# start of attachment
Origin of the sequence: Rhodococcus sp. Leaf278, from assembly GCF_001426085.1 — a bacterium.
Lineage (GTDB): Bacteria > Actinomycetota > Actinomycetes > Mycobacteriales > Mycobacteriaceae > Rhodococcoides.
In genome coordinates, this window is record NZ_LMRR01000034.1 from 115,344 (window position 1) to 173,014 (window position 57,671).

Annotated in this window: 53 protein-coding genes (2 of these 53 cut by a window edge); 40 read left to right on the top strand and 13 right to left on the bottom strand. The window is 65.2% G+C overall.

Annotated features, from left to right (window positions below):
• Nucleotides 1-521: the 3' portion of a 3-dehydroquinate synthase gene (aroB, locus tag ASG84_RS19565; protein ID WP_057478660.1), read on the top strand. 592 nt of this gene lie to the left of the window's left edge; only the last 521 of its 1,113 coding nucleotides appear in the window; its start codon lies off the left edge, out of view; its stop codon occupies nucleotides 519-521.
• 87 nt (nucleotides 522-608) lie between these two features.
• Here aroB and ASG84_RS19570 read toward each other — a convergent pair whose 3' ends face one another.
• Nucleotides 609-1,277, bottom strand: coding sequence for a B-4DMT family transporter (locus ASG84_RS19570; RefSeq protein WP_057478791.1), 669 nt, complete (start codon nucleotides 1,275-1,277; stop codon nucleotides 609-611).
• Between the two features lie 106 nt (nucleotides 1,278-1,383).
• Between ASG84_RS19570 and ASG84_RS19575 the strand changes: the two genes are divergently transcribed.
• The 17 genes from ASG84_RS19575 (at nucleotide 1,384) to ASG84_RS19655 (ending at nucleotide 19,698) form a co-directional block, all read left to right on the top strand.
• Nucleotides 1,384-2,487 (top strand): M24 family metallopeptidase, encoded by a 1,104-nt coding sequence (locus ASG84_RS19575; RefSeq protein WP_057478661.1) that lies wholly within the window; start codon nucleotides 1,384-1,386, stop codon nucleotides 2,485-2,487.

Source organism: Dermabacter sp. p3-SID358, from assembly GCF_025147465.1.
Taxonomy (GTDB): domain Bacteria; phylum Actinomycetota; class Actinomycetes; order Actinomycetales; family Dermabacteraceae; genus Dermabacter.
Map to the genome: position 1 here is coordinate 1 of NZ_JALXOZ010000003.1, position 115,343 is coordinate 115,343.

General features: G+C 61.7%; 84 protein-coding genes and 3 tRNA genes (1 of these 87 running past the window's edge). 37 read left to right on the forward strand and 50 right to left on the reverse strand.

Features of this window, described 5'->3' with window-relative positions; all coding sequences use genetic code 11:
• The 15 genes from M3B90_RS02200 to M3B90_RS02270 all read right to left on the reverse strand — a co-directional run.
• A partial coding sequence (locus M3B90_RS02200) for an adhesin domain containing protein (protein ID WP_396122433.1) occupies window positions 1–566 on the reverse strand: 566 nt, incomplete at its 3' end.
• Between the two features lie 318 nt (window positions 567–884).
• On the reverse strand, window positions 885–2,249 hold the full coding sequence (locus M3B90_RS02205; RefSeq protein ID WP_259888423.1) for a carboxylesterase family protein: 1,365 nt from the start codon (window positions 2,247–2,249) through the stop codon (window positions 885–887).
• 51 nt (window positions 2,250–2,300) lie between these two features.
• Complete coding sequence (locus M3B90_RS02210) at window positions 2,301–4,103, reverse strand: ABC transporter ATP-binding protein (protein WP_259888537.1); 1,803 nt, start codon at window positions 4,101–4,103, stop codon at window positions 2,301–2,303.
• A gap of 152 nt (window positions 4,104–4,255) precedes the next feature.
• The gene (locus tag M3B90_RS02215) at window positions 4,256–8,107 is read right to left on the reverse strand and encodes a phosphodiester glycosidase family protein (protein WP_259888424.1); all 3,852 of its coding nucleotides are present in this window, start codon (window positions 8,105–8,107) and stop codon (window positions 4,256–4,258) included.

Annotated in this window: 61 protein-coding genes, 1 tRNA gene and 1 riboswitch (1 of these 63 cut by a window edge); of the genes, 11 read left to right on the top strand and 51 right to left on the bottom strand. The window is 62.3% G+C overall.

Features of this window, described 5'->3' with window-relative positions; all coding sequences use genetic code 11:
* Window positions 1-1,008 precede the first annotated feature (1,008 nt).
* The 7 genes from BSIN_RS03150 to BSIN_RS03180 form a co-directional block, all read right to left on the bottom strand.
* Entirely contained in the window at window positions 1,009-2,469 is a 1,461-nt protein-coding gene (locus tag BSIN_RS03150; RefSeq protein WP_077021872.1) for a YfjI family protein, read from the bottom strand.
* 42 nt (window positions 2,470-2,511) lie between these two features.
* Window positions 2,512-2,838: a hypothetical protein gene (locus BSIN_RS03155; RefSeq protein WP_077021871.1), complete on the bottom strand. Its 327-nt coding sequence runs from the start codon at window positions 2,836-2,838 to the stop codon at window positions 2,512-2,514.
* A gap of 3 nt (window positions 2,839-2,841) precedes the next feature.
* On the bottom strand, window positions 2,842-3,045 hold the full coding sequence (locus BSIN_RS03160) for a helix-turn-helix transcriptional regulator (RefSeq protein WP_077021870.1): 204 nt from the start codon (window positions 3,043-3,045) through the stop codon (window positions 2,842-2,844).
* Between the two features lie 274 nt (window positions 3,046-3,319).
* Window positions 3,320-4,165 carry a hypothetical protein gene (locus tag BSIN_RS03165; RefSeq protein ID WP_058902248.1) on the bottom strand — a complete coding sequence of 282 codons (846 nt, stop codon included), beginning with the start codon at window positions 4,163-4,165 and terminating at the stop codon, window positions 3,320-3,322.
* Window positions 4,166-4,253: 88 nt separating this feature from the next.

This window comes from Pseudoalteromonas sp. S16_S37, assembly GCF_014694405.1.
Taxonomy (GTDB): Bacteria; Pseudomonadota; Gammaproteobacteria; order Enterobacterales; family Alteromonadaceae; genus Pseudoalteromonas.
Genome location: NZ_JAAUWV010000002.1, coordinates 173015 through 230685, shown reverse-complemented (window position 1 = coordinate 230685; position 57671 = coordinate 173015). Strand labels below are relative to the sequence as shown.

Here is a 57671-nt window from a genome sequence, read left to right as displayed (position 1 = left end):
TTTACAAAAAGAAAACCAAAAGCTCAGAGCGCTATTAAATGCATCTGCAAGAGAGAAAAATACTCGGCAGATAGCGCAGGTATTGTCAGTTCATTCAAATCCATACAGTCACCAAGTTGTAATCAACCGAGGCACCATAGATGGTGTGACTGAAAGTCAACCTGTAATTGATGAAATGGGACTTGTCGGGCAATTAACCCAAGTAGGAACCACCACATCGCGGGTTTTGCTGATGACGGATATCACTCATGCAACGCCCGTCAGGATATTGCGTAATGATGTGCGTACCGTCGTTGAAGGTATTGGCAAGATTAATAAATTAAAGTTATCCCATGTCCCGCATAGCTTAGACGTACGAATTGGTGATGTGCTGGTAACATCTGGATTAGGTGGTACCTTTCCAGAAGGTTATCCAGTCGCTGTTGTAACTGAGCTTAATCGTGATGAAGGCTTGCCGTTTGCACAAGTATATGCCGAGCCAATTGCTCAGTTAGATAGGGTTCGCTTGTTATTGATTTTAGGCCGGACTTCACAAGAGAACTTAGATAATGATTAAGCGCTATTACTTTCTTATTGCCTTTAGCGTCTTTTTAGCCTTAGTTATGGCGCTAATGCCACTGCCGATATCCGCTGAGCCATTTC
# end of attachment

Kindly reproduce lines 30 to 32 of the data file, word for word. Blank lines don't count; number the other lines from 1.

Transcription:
* The 7 genes from BSIN_RS03150 to BSIN_RS03180 form a co-directional block, all read right to left on the bottom strand.
* Entirely contained in the window at window positions 1,009-2,469 is a 1,461-nt protein-coding gene (locus tag BSIN_RS03150; RefSeq protein WP_077021872.1) for a YfjI family protein, read from the bottom strand.
* 42 nt (window positions 2,470-2,511) lie between these two features.